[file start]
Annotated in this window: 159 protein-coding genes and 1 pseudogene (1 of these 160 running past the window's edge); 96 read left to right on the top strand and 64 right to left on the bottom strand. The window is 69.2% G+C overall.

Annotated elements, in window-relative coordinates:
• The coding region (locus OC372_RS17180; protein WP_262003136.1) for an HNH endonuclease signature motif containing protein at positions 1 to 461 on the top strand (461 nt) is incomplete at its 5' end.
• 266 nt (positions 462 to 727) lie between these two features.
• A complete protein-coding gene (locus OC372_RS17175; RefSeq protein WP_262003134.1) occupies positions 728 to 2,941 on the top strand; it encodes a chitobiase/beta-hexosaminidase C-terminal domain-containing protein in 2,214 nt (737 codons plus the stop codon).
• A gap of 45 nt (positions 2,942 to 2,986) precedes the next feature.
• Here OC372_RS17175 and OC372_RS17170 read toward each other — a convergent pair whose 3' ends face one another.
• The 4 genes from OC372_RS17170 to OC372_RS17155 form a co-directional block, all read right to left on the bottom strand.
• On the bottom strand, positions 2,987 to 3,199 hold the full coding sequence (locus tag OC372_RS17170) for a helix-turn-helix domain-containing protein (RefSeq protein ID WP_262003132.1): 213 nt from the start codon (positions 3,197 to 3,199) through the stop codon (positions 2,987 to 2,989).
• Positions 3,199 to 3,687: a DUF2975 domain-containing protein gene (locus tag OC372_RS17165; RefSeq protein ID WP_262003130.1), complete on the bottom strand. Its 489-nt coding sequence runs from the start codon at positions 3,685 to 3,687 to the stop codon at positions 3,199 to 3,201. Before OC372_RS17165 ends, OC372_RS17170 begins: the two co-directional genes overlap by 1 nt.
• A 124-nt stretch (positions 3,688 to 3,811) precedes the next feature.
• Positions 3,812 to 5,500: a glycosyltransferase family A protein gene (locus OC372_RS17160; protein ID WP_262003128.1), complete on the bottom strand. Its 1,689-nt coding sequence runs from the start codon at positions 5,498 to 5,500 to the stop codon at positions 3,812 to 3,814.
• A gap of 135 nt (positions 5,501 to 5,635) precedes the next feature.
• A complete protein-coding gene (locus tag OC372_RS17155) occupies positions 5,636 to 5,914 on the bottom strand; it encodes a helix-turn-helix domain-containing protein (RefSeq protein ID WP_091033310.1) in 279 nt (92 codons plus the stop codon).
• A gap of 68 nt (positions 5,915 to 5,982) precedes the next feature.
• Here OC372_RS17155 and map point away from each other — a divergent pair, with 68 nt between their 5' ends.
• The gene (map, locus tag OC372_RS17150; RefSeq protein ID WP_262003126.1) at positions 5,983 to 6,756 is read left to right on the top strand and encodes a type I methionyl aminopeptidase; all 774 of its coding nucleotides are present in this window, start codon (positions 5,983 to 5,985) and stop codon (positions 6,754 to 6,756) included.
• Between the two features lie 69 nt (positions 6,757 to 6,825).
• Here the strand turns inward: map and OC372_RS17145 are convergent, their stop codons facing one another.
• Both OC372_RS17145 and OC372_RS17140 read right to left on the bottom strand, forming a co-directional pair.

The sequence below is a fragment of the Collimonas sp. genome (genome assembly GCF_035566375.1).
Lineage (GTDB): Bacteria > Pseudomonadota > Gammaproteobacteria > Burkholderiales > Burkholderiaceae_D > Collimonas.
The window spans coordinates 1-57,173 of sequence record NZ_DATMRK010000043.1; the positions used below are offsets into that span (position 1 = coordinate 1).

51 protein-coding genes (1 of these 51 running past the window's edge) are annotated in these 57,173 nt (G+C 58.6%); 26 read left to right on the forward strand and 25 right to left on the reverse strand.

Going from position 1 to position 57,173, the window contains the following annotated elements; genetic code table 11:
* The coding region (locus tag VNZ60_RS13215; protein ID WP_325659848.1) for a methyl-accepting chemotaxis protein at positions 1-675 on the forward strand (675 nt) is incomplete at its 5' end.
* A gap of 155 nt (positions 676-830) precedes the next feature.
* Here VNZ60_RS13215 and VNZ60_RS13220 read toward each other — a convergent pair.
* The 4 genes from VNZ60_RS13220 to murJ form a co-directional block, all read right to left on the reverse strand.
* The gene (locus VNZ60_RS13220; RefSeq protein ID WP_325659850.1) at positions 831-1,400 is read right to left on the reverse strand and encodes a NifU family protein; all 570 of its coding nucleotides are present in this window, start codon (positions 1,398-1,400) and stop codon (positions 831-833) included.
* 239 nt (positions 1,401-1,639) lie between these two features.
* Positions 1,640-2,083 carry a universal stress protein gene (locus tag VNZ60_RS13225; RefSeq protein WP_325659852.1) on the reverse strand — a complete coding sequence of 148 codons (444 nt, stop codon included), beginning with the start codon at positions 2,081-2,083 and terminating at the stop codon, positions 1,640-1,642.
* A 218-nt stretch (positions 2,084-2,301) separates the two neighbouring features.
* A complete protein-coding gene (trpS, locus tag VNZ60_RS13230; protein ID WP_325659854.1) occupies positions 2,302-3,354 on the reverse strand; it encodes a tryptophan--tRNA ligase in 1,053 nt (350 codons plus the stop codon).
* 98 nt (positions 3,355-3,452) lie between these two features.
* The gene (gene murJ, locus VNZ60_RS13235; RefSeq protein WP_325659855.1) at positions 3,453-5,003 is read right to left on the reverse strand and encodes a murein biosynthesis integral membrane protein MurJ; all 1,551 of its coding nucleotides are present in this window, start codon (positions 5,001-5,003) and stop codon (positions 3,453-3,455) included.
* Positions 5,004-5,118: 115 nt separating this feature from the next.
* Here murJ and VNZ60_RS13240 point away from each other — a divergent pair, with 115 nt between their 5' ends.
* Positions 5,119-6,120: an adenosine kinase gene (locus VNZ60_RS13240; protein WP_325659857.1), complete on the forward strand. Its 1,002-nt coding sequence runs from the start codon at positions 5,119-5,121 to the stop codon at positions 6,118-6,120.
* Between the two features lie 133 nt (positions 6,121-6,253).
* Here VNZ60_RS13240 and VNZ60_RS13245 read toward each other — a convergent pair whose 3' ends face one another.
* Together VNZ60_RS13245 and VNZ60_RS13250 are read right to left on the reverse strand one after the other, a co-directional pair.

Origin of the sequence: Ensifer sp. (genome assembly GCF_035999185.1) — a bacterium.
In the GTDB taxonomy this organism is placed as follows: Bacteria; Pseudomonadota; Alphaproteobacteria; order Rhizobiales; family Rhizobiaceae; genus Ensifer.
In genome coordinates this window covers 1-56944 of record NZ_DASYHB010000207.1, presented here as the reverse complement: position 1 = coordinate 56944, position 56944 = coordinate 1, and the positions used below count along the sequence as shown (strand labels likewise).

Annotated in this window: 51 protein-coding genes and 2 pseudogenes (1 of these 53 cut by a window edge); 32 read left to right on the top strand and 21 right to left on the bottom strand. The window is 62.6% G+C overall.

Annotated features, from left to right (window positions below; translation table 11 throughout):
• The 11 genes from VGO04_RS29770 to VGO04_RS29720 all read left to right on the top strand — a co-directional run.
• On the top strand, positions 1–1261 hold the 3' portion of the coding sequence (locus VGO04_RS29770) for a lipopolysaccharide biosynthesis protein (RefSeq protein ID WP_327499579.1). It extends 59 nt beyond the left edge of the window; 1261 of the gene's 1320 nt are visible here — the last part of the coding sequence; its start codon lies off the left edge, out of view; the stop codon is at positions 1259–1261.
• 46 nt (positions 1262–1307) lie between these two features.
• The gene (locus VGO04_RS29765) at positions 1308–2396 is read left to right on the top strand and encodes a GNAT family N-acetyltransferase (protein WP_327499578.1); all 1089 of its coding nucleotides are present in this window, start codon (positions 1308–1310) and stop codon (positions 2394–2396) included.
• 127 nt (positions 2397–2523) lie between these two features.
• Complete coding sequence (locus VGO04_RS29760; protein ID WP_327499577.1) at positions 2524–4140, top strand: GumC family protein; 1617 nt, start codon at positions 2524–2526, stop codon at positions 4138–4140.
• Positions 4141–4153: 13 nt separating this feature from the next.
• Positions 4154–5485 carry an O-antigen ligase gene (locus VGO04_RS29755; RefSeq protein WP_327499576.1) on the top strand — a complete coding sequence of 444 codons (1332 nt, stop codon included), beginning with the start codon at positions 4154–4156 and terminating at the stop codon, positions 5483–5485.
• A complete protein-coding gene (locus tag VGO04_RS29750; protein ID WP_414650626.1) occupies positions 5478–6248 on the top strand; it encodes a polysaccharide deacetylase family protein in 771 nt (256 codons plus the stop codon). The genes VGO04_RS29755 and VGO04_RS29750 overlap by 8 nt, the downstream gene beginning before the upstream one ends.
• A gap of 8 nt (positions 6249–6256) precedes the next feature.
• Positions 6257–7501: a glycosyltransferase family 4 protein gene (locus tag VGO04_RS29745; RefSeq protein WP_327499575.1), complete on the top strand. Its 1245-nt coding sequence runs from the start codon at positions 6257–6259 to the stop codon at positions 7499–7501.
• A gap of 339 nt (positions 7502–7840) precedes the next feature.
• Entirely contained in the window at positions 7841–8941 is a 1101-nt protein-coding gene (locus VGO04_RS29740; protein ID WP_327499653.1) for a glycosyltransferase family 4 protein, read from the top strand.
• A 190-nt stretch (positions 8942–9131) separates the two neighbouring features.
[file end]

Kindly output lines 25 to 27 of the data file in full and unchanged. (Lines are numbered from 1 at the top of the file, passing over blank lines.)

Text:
Going from position 1 to position 57,173, the window contains the following annotated elements; genetic code table 11:
* The coding region (locus tag VNZ60_RS13215; protein ID WP_325659848.1) for a methyl-accepting chemotaxis protein at positions 1-675 on the forward strand (675 nt) is incomplete at its 5' end.
* A gap of 155 nt (positions 676-830) precedes the next feature.